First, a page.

After the July 1 protest rally, the government has desperately tried to placate sweltering public discontent with sweeteners. Hence, the unveiling of modified redevelopment plans for the northeastern New Territories.
Development Secretary Paul Chan Mo-po called the plan the ultimate and strengthened version, hoping it would generate a more positive public response.
It has, however, provoked spirited criticism from all sectors. The strongest opposition has come from local villagers and environmental groups. Villagers have threatened to occupy the Fanling golf club to protest against a proposed plan that would take their farmland and homes for development. They have demanded that the plan be scrapped.
If Chan really meant what he said, that the government would consider recovering the land from the golf club for housing development, it's possible that a miracle could happen, and the government could revive its rock-bottom approval ratings. However, Chan doesn't seem to have the political stamina to see it through.
In the past, Chan has said that, to make the best use of land, the government could and would recover any land for housing or redevelopment - be it land used for a private golf course, farmland, or even land zoned for military use by the People's Liberation Army. Singapore is already looking into this: the government has said it could redevelop some golf courses for housing.
Hong Kong would benefit immensely if it were to do the same. Unfortunately, as they stand, the revised plans for development have been dubbed by some as the "strengthened version" to fortify government-business collusion.
The only difference from the previous proposal is a narrowing of the scope of development, focusing on Kwu Tung North and Fanling North as an extension to Fanling/Sheung Shui New Town, covering an area of 333 hectares. Under current plans, up to 60,000 flats will be built to accommodate nearly 180,000 people. About 60 per cent of the homes would be public housing.
Unfortunately, the plan includes recovering a lot of farmland, which has angered the rural population and indigenous villagers, even though the government is willing to compromise by allowing in situ land exchange.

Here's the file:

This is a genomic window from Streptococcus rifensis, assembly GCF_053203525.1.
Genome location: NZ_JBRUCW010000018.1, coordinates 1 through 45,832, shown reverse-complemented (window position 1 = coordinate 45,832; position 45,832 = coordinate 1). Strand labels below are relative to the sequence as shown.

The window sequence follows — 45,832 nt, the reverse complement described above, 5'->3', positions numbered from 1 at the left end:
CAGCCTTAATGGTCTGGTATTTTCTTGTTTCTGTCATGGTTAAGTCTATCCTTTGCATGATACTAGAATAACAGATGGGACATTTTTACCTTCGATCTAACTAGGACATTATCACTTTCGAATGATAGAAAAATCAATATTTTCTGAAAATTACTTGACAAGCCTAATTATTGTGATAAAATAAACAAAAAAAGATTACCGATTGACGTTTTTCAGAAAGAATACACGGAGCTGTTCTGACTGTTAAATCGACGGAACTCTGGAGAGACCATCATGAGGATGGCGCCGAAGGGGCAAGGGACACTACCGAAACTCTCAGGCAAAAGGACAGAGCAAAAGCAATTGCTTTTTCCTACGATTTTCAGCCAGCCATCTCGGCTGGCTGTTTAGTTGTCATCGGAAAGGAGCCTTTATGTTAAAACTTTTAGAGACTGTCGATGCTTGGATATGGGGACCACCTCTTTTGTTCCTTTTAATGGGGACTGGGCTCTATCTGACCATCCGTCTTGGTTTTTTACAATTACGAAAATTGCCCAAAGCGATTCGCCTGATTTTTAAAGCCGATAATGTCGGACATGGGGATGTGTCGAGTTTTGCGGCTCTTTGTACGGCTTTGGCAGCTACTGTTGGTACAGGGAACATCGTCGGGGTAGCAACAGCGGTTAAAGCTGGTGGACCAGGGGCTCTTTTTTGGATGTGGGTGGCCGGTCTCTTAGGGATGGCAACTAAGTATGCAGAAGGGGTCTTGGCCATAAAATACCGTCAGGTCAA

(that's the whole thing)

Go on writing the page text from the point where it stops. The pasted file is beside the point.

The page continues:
With the rezoning of the land, many believe that it is a direct transfer of benefits to the owners of swathes of farmland in the New Territories, such as Henderson Land and New World Development. No wonder there are accusations of collusion.
If Chan really wants to help the government redeem some credibility, he should first resolve the Fanling golf club land issue instead of eyeing the farmland in Kwu Tung North and Fanling North, which will almost certainly provoke public outrage and opposition from villagers. The Hong Kong Golf Club course may not be as big a plot of land as the other two combined, but at 170 hectares, it is still pretty substantial and sufficient to accommodate 30,000 flats.
However, its club members are among the richest and most powerful people in the city. Thus, the government will face strong countervailing forces if it tries to resume the golf course land. But it is precisely because of this that the administration would earn a big round of applause from the public if it succeeded.
According to the land lease, the government only needs to give 12 months' notice to the club before it can recover the land. Chan really doesn't have to do much other than stand his ground to achieve the goal because of the massive public support behind the idea. Once this is achieved, it could trigger a chain reaction for recovery of similar pieces of land, to help resolve the perennial land supply shortage in Hong Kong.
Hong Kong isn't short of golf courses. On Hong Kong Island, there is a nine-hole course at Deep Water Bay and one in Shek O. There is another in Discovery Bay. The New Territories boasts two, including one in Clear Water Bay. And, since the handover, many Hongkongers go across the border to play golf. So there is no shortage of choice.
In fact, there are many plots of land in urban areas that are as big as the Fanling golf club site, which can be redeveloped for housing. It may be time for the government to rethink its housing and land policy. The Happy Valley racecourse is a good example. Even if it's not resumed for housing development, it could be redeveloped to provide ample public spaces for all to enjoy.
The Fanling golf club and Happy Valley racecourse are nothing but colonial-era remnants of a time when public resources were enjoyed by a privileged few. Times have changed and government policy must give priority to the public good. It's not only politically correct; it's also an act of sincerity to share the fruits of prosperity with the people.
Albert Cheng King-hon is a political commentator. firstname.lastname@example.org